Straw-man Alert! Science is not religion, just because all the answers are not known, there is enough theory to think that at some time in the future they can be known. It is not blind faith or simply saying God said it, we believe it, and that settles it. Simply put religion ain't science, and teaching religion as science will only put us behind less religious countries seeking the same answers. Foolishness like this does not go on in other academic countries.

11 posted on 02/03/2003 5:08:45 AM PST by TightSqueeze (From the Department of Homeland Security, sponsors of Liberty-Lite, Less Freedom! / Red Tape!)
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To: TightSqueeze
#4 fits science as a religion depending on the zeal one has for it.
re·li·gion   Audio pronunciation of "religion" ( P )  Pronunciation Key  (r-ljn)
n.
    1. Belief in and reverence for a supernatural power or powers regarded as creator and governor of the universe.
    2. A personal or institutionalized system grounded in such belief and worship.
  1. The life or condition of a person in a religious order.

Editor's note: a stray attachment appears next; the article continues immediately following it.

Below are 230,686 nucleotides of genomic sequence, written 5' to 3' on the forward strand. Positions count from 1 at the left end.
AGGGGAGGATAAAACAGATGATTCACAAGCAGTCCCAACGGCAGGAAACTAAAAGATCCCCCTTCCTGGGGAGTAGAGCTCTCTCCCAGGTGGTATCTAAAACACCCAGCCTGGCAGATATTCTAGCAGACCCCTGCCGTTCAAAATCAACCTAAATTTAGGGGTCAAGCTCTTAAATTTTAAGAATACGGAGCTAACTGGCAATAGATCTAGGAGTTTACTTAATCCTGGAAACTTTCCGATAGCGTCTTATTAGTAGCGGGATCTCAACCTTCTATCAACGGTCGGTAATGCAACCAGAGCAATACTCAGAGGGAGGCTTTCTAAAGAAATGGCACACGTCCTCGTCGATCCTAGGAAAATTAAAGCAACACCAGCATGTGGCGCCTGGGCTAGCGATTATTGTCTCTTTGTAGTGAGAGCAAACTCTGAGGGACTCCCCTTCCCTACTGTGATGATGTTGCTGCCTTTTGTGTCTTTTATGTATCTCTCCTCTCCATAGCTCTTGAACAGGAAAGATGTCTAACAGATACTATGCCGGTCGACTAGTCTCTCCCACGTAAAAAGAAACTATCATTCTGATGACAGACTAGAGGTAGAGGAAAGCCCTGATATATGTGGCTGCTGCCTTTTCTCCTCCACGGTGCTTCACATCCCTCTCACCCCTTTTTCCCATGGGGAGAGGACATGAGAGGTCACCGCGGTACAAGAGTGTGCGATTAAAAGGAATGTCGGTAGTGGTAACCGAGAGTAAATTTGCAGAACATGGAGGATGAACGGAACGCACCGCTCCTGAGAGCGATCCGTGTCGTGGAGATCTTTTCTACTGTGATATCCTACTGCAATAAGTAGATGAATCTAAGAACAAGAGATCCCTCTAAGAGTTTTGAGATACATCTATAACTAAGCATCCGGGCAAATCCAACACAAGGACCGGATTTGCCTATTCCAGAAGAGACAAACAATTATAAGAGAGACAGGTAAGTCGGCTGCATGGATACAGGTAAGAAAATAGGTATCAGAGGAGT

2. A set of beliefs, values, and practices based on the teachings of a spiritual leader.
  3. A cause, principle, or activity pursued with zeal or conscientious devotion.

12 posted on 02/03/2003 5:15:49 AM PST by smith288
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To: kittymyrib
The professor is owed a tax-payer, and student-financed paycheck FOR TEACHING BIOLOGY COURSES. Not for writing letters of recommendation, a purely optional activity. Have you read the professor's page on his policy ? He requires you to:

a) Get an "A" in at least one of his courses.

b) Be well-enough known to him, by any of a number of criteria.

c) As he teaches a science course, he asks a science question. When a scientist writes a recommendation or other opinion, he puts his credibility as a scientist on the line.

So why SHOULDN'T he evaluate a candidate based on the criteria he sets forward ???


13 posted on 02/03/2003 5:16:32 AM PST by Salgak (don't mind me: the orbital mind control lasers are making me write this. . .)
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To: smith288
A cause, principle, or activity pursued with zeal or conscientious devotion.

If this were Jeopardy, I would be inclined to answer... How would one describe Republicanism under the Bush administration?

14 posted on 02/03/2003 5:27:06 AM PST by TightSqueeze (From the Department of Homeland Security, sponsors of Liberty-Lite, Less Freedom! / Red Tape!)